You can push a boat out at Dring in County Longford and make your way across the waters of Lough Gowna to Inchmore Island.
St Columba (or Columbcille) established a monastery there in the sixth century which was "destroyed by the Danes in 804", according to Lewis's 1837 Topographical Dictionary of Ireland. It was restored afterwards though and continued in use until Henry VIII did away with all that sort of thing in the 16th century.
The ruins are still there to be explored, however, so you can contemplate the monastic life in splendid natural surroundings, or play a game of Monks Versus Vikings with your children, depending on your mood.
About one kilometre as the cormorant flies from the shores of the lake is Westgrove Lodge, in the townland of Ballinrooey. It was rebuilt in 2004, and there's a house marked on the site as early as the first-edition OS map, in 1837, at the same time that Samuel Lewis's correspondent was observing the abbey ruins.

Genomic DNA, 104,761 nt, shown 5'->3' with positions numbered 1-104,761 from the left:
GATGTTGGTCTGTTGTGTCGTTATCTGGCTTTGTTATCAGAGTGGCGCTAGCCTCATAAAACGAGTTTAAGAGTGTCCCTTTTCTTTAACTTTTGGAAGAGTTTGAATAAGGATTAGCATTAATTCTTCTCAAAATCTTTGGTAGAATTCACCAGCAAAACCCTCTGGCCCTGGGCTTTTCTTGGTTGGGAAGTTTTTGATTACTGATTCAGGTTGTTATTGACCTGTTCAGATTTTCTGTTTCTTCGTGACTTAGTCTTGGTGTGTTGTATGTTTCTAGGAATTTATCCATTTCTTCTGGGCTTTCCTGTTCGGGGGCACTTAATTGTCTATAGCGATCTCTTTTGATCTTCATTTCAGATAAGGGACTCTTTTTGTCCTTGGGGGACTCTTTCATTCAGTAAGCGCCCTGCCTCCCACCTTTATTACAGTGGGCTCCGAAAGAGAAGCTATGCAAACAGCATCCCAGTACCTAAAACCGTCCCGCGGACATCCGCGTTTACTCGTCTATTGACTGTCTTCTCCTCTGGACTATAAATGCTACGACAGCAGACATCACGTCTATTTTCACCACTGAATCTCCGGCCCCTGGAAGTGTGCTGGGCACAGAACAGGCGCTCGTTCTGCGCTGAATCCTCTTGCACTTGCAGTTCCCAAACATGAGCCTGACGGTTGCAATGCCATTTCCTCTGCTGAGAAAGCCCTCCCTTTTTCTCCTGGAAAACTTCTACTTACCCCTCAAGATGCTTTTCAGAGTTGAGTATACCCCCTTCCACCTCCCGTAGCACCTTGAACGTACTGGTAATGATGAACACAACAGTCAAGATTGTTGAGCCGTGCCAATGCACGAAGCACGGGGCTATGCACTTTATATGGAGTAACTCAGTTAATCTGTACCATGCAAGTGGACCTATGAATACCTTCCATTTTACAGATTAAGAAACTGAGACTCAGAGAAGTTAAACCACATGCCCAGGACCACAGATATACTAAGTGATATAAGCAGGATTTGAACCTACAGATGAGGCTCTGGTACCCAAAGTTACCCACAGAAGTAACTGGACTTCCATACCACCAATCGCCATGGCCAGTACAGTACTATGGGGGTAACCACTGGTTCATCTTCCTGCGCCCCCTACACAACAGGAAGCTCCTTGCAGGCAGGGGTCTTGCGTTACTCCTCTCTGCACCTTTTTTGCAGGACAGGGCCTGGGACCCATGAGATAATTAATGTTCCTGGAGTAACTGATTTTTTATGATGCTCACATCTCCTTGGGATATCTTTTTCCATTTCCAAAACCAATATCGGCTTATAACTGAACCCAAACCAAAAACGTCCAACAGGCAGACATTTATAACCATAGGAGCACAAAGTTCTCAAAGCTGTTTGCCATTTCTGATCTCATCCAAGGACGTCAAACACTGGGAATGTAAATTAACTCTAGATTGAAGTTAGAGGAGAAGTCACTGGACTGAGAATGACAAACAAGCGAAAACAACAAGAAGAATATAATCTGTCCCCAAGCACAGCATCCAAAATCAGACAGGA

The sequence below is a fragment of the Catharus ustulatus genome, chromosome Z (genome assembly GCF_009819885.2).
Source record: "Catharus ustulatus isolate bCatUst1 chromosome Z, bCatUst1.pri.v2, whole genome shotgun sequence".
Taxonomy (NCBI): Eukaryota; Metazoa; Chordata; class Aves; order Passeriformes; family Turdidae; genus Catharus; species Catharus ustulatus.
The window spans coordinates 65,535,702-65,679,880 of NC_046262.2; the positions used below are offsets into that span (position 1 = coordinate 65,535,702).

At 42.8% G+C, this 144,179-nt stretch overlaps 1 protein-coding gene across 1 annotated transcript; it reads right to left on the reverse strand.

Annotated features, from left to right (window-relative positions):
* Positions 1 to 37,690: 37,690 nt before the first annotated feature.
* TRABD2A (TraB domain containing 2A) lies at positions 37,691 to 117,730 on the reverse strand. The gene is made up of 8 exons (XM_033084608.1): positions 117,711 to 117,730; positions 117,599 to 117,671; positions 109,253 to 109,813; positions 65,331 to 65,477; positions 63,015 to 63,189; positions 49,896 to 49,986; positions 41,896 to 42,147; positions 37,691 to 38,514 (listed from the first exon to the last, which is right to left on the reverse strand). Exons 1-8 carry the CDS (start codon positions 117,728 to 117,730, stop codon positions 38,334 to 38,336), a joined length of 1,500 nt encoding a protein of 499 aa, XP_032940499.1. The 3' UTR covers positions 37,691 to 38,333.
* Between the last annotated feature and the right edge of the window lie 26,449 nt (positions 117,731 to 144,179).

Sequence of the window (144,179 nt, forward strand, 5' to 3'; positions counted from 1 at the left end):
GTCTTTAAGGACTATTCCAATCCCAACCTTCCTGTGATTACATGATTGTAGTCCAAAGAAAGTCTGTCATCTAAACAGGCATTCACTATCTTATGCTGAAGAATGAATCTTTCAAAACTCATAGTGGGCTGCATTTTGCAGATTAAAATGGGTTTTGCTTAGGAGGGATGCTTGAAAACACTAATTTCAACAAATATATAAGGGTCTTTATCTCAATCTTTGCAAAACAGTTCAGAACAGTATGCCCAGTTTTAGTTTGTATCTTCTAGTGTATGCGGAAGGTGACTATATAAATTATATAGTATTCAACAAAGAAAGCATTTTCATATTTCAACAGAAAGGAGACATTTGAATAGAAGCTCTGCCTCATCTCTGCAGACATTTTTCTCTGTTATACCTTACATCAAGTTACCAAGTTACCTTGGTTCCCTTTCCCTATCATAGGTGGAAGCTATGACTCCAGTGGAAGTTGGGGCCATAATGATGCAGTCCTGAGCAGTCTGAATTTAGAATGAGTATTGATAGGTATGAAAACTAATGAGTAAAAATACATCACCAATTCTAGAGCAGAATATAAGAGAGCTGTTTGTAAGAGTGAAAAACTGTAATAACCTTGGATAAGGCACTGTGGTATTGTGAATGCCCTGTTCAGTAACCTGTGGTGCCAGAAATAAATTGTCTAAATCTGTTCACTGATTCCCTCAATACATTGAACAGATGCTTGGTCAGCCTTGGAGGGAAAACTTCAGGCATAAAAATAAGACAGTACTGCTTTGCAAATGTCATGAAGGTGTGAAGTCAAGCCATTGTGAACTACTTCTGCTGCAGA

Westgrove Lodge is stone-fronted with a roof of natural slate, and within are some fine pieces of architectural salvage in a floor area spanning 3,240 sq ft.
The ground floor has three reception rooms. Left of the entrance hall there's a living room which opens through double doors to a dual-aspect library, where there are doors to the garden.
To the right is the open-plan kitchen and dining room, and beyond that is a triple-aspect sitting room with another fireplace.
There's one ground-floor bedroom with a bathroom next to it, and the other three bedrooms are on the first floor, all with en suites.
It's on an acre of grounds with an outbuilding, and the house is at the end of a long driveway, about 200 metres or so. It's for sale for €470,000 with REA Seamus McCarthy in Roscommon town, (0906) 630001.